What is the going opinion of making wine with fresh grapes and crushing them, as opposed to using a wine kit? Is one better than the other by default, or would you say either method can produce excellent or horrible results?
Phil B. – TN
Thanks for bringing up this great question about wine kits vs fresh grapes. It's a question we get from time to time, so I'll be more than happy to answer it here...
Whether you are making wine from grapes
or making wine from kits
the quality of the wine starts with the quality of the grapes. There is an adage in the wine making industry that says:
"You can never make a wine that is
better than the grapes used to make it."
What this means is that you'll never make great wine out of poor wine grapes. The quality of the wine always starts with the quality of the grapes.
When making wine from fresh grapes the individual winemaker usually has a limited selection of grapes to choose from
. Quality can suffer when dealing in the take-it-or-leave-it type of market that often arises for the home winemaker.
The quality of grapes that you will find in wine kits varies from good to outstanding. It is not in the interest of these kit producers to spend their time preparing and packaging poor wine grapes. It doesn't make economic sense, so great care is taken to locate and acquire grapes that are above average quality.
This is one of the major advantages to using a wine kit vs fresh grapes. You are able to rely on the wine kit producer's expertise in selecting quality grapes. So on the whole you'll be starting with a better quality grape when using a wine kit than when obtaining grapes on your own. Of coarse, there are always exceptions. Living near a grape growing mecca such as Napa can turn this point on its head, but for most home winemakers, this is a consideration that should be given some weight.
We offer an array of different brands of wine kits. As you go up the ladder in price, the finer your selection of grape. How much you spend depends on the level of taste. Some people are completely happy with the On The House wine kits
and could not tell a difference even if they did choose a more expensive kit. For others, the On The House simply would not do. How far up the ladder one goes is very much a personal choice.
Unfortunately, quality grapes do not guarantee a stellar wine, it's just the first requirement necessary to get there. Between the grapes and the wine bottle is a whole host of other factors such as: acidity, alcohol, sweetness, etc.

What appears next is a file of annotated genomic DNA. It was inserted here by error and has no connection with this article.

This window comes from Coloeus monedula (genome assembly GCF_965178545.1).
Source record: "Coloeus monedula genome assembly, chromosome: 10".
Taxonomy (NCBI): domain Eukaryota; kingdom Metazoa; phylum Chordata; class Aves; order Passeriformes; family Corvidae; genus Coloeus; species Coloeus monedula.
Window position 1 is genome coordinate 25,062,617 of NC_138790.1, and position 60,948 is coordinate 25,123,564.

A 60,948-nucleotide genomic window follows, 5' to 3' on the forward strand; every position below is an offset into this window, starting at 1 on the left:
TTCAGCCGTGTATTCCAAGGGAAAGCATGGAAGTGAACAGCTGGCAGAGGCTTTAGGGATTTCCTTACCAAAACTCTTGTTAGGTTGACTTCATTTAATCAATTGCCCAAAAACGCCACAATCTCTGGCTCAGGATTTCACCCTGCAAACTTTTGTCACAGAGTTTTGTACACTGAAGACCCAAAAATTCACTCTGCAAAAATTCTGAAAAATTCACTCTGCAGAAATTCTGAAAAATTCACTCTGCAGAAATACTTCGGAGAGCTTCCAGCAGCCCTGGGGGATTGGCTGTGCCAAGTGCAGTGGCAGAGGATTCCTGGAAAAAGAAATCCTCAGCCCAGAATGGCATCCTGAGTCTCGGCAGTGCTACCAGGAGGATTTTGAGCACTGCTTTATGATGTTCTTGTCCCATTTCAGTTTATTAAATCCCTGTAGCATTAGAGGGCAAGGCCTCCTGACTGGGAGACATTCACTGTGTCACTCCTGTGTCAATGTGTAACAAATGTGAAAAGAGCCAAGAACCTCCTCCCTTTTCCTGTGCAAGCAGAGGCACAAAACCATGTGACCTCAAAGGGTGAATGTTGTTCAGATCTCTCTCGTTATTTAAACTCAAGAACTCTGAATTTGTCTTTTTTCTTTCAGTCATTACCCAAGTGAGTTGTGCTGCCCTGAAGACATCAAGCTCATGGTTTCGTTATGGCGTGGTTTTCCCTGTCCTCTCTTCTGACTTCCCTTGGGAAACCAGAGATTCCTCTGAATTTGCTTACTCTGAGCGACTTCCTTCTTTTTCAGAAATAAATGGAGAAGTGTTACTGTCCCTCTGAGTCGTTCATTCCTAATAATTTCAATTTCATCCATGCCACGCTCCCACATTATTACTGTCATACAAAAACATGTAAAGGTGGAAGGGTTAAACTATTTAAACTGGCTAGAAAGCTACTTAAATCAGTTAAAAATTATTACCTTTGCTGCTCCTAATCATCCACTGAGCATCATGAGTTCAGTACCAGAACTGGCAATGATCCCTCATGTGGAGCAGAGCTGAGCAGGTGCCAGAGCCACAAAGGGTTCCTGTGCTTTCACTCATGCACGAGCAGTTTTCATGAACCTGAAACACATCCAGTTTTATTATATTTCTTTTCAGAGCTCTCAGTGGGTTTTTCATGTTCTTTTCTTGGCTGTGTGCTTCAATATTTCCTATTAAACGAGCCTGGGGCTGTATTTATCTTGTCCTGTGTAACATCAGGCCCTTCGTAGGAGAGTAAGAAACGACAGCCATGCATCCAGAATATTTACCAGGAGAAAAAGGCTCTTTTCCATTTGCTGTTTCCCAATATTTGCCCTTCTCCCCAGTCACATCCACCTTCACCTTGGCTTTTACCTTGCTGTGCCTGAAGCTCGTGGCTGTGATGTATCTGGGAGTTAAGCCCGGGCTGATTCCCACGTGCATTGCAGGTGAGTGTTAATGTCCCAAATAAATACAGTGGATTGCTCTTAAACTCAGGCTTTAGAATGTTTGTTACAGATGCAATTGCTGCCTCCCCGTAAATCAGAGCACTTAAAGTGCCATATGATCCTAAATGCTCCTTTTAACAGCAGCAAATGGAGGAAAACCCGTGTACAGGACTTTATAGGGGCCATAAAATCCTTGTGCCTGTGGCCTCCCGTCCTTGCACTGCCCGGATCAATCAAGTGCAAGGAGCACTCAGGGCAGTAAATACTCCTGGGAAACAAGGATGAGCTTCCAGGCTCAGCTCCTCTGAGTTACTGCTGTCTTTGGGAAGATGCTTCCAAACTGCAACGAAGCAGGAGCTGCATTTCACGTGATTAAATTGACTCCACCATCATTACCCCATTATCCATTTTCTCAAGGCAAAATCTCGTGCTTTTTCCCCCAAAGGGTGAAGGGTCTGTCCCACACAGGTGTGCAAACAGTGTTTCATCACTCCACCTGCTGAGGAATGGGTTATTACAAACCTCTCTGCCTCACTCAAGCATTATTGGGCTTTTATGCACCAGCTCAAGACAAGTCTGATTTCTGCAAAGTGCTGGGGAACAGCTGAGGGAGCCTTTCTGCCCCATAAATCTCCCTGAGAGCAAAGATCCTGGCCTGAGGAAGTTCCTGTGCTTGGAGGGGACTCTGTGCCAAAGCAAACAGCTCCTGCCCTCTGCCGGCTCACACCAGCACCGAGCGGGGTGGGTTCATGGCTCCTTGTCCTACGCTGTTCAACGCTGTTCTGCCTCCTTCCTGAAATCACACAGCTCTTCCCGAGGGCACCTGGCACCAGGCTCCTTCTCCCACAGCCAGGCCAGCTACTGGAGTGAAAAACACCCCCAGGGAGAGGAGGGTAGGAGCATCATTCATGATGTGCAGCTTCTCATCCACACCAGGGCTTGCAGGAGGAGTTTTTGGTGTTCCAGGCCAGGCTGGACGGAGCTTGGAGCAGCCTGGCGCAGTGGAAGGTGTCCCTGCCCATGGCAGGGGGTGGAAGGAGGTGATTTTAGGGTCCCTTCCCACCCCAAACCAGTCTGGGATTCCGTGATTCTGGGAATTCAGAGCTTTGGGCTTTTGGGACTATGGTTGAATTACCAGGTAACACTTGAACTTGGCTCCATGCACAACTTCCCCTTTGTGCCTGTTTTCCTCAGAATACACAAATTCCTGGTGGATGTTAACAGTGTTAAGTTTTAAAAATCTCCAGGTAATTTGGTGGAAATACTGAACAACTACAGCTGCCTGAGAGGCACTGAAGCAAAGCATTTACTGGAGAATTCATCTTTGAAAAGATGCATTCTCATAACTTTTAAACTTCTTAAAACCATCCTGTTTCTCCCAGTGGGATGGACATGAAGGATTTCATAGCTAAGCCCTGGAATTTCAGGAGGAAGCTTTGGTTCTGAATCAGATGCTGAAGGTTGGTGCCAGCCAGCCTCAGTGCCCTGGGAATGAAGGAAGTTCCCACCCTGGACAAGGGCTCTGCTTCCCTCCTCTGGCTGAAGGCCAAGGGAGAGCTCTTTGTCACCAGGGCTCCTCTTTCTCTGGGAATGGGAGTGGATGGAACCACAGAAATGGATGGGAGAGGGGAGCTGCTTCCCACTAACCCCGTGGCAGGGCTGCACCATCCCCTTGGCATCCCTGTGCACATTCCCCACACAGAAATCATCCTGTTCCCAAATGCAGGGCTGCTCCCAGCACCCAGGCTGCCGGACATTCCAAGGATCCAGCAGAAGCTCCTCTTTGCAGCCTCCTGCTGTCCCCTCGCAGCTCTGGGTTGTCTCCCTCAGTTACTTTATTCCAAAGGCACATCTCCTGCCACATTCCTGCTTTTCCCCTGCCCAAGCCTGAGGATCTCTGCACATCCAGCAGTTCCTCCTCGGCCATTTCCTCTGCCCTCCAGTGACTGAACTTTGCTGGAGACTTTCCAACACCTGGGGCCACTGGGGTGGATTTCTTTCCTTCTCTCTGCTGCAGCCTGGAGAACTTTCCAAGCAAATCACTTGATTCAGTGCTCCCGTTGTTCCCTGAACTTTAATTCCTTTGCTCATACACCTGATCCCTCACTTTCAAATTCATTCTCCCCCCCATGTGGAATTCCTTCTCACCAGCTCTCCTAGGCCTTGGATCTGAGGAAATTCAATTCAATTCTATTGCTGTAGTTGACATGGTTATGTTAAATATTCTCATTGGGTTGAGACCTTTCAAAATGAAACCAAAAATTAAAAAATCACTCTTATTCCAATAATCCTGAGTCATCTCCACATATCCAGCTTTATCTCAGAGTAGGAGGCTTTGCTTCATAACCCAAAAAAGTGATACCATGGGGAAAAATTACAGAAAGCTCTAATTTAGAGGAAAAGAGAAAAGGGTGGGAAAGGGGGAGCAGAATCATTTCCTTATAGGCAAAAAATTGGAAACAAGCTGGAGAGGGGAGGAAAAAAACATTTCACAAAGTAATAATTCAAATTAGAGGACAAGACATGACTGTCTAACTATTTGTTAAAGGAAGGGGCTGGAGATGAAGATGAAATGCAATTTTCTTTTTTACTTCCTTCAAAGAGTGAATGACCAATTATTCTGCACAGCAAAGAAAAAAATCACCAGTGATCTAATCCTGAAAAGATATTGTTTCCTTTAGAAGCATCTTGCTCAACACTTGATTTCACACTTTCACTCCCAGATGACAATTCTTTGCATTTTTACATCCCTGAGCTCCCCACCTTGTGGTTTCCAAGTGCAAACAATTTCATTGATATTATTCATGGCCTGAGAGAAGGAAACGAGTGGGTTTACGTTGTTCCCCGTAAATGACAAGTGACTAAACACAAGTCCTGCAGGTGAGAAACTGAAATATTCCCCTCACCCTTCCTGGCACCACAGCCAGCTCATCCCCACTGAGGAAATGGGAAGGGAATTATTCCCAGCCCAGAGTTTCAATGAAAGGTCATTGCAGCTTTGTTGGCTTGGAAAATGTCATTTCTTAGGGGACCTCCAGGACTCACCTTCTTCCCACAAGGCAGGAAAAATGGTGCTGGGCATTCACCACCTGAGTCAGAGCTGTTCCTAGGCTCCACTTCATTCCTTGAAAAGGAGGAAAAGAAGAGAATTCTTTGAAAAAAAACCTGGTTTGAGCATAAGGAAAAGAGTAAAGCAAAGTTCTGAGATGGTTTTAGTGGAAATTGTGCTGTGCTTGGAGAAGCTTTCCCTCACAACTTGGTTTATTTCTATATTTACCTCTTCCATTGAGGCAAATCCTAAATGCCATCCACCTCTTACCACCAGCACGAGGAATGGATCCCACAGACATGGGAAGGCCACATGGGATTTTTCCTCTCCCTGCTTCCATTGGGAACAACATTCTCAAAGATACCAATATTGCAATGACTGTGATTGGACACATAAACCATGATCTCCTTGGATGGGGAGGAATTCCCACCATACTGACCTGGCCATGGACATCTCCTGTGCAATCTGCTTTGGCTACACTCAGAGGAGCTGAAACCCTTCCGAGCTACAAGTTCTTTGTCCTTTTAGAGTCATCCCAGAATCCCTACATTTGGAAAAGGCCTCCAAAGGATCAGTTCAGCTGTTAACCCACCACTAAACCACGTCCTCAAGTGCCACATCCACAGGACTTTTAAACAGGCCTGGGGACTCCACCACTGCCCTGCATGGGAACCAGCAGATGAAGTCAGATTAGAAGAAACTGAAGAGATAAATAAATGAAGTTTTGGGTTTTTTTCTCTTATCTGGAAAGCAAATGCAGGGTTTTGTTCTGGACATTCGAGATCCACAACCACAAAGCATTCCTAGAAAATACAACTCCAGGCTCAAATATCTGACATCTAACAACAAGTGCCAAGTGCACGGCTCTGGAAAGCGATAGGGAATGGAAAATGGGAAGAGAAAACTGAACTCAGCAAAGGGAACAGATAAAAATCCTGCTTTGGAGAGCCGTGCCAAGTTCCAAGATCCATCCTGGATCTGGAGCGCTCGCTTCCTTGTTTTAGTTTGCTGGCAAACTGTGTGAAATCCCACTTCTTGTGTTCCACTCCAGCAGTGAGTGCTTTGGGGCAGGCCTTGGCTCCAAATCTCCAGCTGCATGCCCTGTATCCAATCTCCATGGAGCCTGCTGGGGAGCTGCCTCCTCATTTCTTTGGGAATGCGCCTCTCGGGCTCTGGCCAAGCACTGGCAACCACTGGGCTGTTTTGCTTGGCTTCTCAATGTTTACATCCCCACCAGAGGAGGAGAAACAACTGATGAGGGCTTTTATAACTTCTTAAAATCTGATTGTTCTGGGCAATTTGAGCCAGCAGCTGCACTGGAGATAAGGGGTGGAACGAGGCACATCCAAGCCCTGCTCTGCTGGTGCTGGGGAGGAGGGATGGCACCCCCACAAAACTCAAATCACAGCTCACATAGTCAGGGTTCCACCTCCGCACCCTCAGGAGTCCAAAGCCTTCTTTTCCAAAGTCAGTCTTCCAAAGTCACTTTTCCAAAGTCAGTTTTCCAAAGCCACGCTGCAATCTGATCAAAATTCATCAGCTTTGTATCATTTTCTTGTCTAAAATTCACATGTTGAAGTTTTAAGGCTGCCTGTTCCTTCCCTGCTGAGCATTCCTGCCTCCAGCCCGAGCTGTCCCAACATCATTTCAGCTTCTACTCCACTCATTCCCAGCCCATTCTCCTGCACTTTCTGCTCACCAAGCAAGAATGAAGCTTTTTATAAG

Making wine from a wine kit alleviates you from these variables. This is because all these factors have already been taken care of for you by the wine kit producers. They balance the acidity, sugar content and many other features such as clarification and oak treatment to match the typical character of the wine you are making. By eliminating as many variables as possible they are helping to insure that you will make a remarkable wine every time. This is a very valuable benefit of using wine kits vs fresh grapes – especially for the beginner.
Now having said this, I understand completely that we are talking about a hobby, and for some, part of the hobby is the passion that goes into the picking, the crushing, the pressing, and so forth. I get that. And if this is you, I completely support your efforts to make wine from the dirt to the wine bottle. I'm just trying to bring total objectivity to the consideration of using wine kits vs fresh grapes.
So while both wine kits and fresh grapes holds their own rewards, by starting with a wine you are virtually eliminating any chance of producing a bad wine. Add to that the incredible selection that is now available to the home winemaker and it starts to become apparent that a wine kit is the way to go for the beginner.
I hope this covers all your questions and curiosities about wine kits vs fresh grapes. Please realize that regardless of which path you decide to take, we will be more than happy to help you in any way you need.
Ed Kraus is a 3rd generation home brewer/winemaker and has been an owner of E. C. Kraus since 1999. He has been helping individuals make better wine and beer for over 25 years.